BOROVICHI, Russia (Aug. 16)
The young and energetic leader of this tiny Jewish community first visited Jewish inmates during High Holidays in 1996.
Now Edward Alexeev regularly visits the small number of Jewish men in this leftover from the Soviet gulag.
Believed to be the first local Jewish social service worker to visit Jews in prison in post-Soviet Russia, Alexeev admits that some of the prisoners are not repentant for their crimes, but, he adds, “if we do not help them, chances are weaker that these people will survive and ever return to normal life.”
Alexeev says it is hard to persuade other Jewish groups to help Jewish inmates.
“Many refuse to believe that there are Jews in prison. But there are and they need the community to support them,” said Alexeev, a 29-year-old social worker who heads the Jewish community of 200 in Borovichi, a town of 90,000 people about 300 miles northwest of Moscow.
Alexeev relies mostly on small donations from members of his community to buy food and used clothing for the inmates.
Some inmates are asking for spiritual help as well.
“They ask for books on Judaism, prayer shawls, yarmulkas,” Alexeev said.
Borovichi’s Jewish community has also sent the prisoners prayer books and matzahs for Passover.
When Mikhail Rokhinson, one of the prisoners whom Alexeev visits, was I, a Christian woman helped him and his mother escape from a Jewish ghetto in northern Belarus. Later, during the war, Rokhinson was separated from his mother.
At the age of 3, Rokhinson was placed into an orphanage in Leningrad. It was there that Rokhinson, a teen-ager at the time, received his first prison sentence — for stealing some bread from a street vendor.
Rokhinson, a skinny man with big expressive eyes that contrast sharply with his tanned emaciated face, has spent 25 years of his life in prisons, mostly for minor theft.
He is now serving an 18-month sentence for a similar offense at the Correctional Labor Colony No. 22/3.
Much of Rokhinson’s Jewish identity stems from his childhood experiences during the anti-Semitic campaign unleashed by Stalin.
“They hated me only because I was Jewish,” says Rokhinson, 58.
Recently, however, he has started to read books on Jewish history and the Torah.
“The only dream I have is to go to Israel after I serve my term,” he said.
Prisoners in Borovichi live in white-brick one and two-story barracks surrounded by several circles of walls topped with barbed wire. Guards on walls and barking dogs make the picture seem straight out of movies about the Soviet gulag, the infamous prison system created by Stalin 70 years ago.
There are no cells in Borovichi. Metal bunks line the walls of the sleeping quarters. The prison is now home to some 1,600 convicted criminals.
Many of the convicts in Borovichi, including the eight Jews, are repeat offenders.
The prisoners’ contact with the outside world is mostly limited to letters from home and to a large television set in the far corner of the barracks.
No pictures of loved ones, postcards or placards decorate the walls. But the only kinds of wall decoration shows that the gulag has changed.
A Russian Orthodox icon and a large Star of David carved from wood hang on the walls of the barrack wall to show respect the colony administration is now paying to the convicts’ religious needs.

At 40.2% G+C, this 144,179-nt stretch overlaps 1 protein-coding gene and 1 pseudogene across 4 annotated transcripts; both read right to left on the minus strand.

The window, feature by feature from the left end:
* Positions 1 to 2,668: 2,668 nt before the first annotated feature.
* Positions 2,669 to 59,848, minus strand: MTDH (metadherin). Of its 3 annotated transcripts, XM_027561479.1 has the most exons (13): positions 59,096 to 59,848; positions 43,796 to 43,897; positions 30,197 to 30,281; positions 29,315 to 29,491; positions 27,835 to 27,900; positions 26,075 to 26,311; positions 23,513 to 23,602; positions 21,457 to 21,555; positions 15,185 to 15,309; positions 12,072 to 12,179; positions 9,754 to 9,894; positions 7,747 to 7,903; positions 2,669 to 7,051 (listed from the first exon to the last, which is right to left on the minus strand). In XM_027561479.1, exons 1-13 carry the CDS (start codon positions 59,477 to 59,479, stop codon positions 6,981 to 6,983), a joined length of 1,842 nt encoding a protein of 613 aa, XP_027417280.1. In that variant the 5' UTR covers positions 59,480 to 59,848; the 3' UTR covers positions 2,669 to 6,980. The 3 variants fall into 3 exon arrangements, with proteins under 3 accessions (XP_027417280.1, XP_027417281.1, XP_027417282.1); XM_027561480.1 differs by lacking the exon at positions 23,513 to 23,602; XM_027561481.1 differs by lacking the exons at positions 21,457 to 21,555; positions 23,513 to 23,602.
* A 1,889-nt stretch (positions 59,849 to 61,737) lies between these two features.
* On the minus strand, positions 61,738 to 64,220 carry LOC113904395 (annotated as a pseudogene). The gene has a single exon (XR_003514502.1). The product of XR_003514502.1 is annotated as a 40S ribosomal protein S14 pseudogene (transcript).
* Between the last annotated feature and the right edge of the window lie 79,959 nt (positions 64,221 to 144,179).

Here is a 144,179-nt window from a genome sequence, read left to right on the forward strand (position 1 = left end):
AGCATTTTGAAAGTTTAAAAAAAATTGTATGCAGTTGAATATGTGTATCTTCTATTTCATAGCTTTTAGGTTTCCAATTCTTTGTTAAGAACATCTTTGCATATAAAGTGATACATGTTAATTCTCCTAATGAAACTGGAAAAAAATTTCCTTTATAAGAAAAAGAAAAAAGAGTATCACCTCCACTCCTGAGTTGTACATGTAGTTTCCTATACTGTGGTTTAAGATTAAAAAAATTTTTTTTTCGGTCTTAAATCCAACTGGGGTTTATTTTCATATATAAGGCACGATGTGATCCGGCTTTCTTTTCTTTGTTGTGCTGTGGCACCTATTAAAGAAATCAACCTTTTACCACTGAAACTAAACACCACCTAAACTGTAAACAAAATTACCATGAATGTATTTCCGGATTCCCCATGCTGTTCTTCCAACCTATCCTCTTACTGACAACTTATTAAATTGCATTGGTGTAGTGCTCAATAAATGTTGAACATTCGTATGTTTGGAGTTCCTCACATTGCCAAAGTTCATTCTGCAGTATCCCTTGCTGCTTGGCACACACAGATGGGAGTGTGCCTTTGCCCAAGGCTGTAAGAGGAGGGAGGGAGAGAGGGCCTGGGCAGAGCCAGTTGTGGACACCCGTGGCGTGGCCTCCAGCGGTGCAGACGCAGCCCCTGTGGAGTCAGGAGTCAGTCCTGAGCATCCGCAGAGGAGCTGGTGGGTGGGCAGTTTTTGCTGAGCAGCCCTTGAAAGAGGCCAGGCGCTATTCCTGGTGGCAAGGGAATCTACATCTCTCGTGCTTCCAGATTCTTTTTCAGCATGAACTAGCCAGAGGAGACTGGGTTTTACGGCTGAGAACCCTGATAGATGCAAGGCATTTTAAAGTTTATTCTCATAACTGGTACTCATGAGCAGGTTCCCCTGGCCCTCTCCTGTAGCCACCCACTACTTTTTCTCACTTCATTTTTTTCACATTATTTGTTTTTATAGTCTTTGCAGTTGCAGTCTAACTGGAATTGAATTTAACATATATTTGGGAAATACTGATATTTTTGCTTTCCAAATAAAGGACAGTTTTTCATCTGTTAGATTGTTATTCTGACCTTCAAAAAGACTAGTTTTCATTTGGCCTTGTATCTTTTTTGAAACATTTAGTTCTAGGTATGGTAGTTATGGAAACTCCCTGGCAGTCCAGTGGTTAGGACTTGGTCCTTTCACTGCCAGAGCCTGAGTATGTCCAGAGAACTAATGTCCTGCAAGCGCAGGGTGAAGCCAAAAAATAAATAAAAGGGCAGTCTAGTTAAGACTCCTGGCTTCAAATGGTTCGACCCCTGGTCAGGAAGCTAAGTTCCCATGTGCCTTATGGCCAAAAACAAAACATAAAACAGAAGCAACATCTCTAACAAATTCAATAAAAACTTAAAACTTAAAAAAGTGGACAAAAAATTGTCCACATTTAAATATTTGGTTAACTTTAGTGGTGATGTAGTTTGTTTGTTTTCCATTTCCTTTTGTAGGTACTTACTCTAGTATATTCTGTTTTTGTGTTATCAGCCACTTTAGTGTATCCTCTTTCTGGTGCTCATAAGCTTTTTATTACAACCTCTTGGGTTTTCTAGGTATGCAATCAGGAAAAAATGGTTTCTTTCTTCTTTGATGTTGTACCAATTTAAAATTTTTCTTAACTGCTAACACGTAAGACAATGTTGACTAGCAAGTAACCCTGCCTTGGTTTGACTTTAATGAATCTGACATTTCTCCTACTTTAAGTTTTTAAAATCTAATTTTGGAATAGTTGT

Alexander Shteinbak, another Jewish prisoner, said a non-Jewish convict made the Jewish star for him when Shteinbak arrived in Borovichi from a prison in central Russia more than two years ago.
Shteinbak, a 32-year-old Muscovite serving a three-year sentence for fraud, wrote the letter to Alexeev in 1996, asking him to visit the Jewish prisoners on the High Holidays.
After the collapse of communism, Russian prisons opened their gates to religious organizations.
Prison officials hoped that the church and Western missionaries would bring money as well as moral consolation.
Under the law, prisoners must work, but the market reforms introduced in Russia since the fall of communism have destroyed the prison economy that was created during Stalin’s era.
Now, prisoners must rely on the aid they can receive from religious charities.
Jewish inmates watched Christian religious groups visit with other inmates, bringing them religious items and food.
“Books are okay,” an officer with the prison administration said while inspecting brochures on Jewish tradition that Alexeev delivered on a recent afternoon to the colony along with a box of tea.
“But what they need more is someone to take care of them after they got released,” said the officer, who declined to give his name.
The prognosis for these prisoners, Jews and non-Jews alike, does not improve after they are released. Russia has few rehabilitation programs for ex- convicts, many criminals are doomed to become repeat offenders and few employers hire people with criminal backgrounds.
Shteinbak is due to be released later this summer. Rokhinson’s term will expire next May.
The men are awaiting their release with an uneasy feeling. With such odds against them, they know that they will be sorely tempted to turn once again to crime.
A Lubavitch rabbi in Moscow said the Jewish community should do more for former prisoners.
“It’s a shame that these people had not received our adequate attention,” said Rabbi David Karpov, who has been offering spiritual guidance for some Jewish convicts in Russian prisons by correspondence.
He said the Jewish community should forgive and accept former prisoners. “These people cannot adapt to new life unless there is the Jewish community to help.”
Zinovy Kogan, the executive director of the Congress of Jewish Religious Communities and Organizations of Russia, said Jewish social service agencies have plenty of jobs for ex-cons.
“Such people can work for the Jewish community as social workers helping needy and elderly Jews,” he said.
“We need to show them that we trust them and that they deserve trust – - regardless of what happened to them in the past.”